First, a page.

Small changes make big differences.

Tuesdays with MOJO / The bounties of eye contact

Marjorie Spitz RentoComment

Last week I was on the subway heading to meet a friend.  Upon reaching the Times Square stop where I had to switch trains, I was suddenly struck by the idea of trying an eye contact experiment.  Now some people think making eye contact on a NYC subway an act of danger.  In my experience having lived here for decades, thoughtful human interaction welcome.

I decided that during the rest of the journey I was going to make eye contact with anyone who would allow, to see the reaction. 

In seconds the payoff was bountiful.   I received unsolicited smiles, hellos, a pick-up, and ran into someone I knew whom I probably would have walked right by unnoticed.  The experiment needed no more than the walk from one train to the next train to feel its effects.

Wow.

An article in Psychology Today states, “Who we look at, and for how long, can have far more impact than our words.”  Powerful!

Looking someone in the eye is a crucial yet simple way to communicate.  I’ve heard my Grandfather gazed at my Grandmother from across a dance floor and knew she the one for him. 

In business, a person who looks one in the eye is seen as believable, confident, influential and professional.

The article cites a notable study: “People are shown two identical photographs of a woman with the only difference being that in one of them her pupil size is detectably (and artificially) enlarged to be double the normal, natural size. When asked to rate, which is more attractive, 60-80% will nominate the photo with the falsely dilated pupils. However, if you ask them to point out how the photographs differ, very few will be able to identify pupil dilation (or its manipulation); instead, they point to skin, hair texture, lips, or facial shape.”

It goes on to say that the eyes “also dilate when strong emotions like sexual excitement or rage are experienced,” which you can see in cats or dogs about to scuffle.  

There certainly are times when we prefer to avoid eye contact.   An elevator, religious confession, therapy session, while online, or on the phone.  Those could be times of discomfort, insecurity, sadness or depression.  When conversing about a difficult or embarrassing topic, it is normal to evade making eye contact.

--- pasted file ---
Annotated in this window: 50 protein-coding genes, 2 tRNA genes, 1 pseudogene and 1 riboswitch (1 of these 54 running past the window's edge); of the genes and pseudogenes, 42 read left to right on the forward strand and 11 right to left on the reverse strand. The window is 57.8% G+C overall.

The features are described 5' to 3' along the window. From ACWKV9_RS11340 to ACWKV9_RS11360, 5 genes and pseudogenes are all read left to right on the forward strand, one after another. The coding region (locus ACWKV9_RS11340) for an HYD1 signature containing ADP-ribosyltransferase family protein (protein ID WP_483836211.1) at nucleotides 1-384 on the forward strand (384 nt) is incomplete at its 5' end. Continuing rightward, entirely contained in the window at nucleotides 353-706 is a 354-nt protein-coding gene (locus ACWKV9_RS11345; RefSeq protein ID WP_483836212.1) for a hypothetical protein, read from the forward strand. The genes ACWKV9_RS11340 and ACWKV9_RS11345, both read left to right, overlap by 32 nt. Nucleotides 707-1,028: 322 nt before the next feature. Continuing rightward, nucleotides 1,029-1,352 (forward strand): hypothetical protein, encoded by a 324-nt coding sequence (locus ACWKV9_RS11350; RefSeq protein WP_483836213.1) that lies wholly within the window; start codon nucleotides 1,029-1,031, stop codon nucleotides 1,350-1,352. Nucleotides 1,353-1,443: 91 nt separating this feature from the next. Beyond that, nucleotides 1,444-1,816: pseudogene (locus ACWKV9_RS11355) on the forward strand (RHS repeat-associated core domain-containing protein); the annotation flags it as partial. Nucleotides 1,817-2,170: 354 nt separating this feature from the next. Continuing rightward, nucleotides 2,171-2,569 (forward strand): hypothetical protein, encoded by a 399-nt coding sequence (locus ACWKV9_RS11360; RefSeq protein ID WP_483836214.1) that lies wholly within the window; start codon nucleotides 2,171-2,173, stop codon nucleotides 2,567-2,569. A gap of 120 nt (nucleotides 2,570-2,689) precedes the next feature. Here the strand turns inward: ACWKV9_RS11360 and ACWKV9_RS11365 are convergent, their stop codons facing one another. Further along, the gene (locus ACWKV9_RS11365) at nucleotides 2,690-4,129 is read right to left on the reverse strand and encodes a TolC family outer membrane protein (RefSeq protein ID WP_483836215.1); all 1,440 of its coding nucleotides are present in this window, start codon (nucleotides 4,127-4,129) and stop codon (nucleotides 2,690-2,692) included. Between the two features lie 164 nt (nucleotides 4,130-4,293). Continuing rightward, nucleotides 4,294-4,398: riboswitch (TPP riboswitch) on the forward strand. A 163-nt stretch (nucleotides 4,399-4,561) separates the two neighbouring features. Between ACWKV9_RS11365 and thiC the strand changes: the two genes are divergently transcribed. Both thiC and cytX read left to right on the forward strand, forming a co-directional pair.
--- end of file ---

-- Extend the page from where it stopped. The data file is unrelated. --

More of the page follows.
Ever tried to get the attention of your wait staff, and he/she just won’t look your way?  That’s her/him telling you he/she is just too busy (or disinterested) to attend to you right then.  Frustrating, but a reality!

Early in my relationship, when my husband and I would have a difficult conversation he would say, “let’s talk about it the next time we’re in the car.”  Men tend to want to talk about things side by side, while women face to face.   I quickly nixed the idea of tackling difficult topics in the car -- not only can't we face each other, but it a distraction (you know, with driving and all), as well as confining.  The front seat of a car not ideal if you need a bathroom break or to take a beat during a heated discussion.

Now of course you don’t want to stare at someone, or be aggressive in your desire to make eye contact.  Especially in business where that can be interpreted as hostile. 

A Forbes article cites “As a general rule, direct eye contact ranging from 30% to 60% of the time during a conversation – more when you are listening, less when you are speaking – should make for a comfortable productive atmosphere.”

So take a moment to consider:  how is your eye contact?  Is it warm, welcoming and engaging?  Perhaps it is lacking and could use a little improvement?

I thought this list of tips to improve your eye contact skills a good one.

My subway experiment may be a bit too bold for most, but you get the idea.  Today, try your own eye contact experiment and see how it feels.  It could be with strangers or with those you know well.  Perhaps it’s uncomfortable at first, but stay with it and gauge what happens.  I’d love to hear about it! The bounties will likely will surprise you.

Gazefully yours,

Marjorie, Chief MOJO Maker™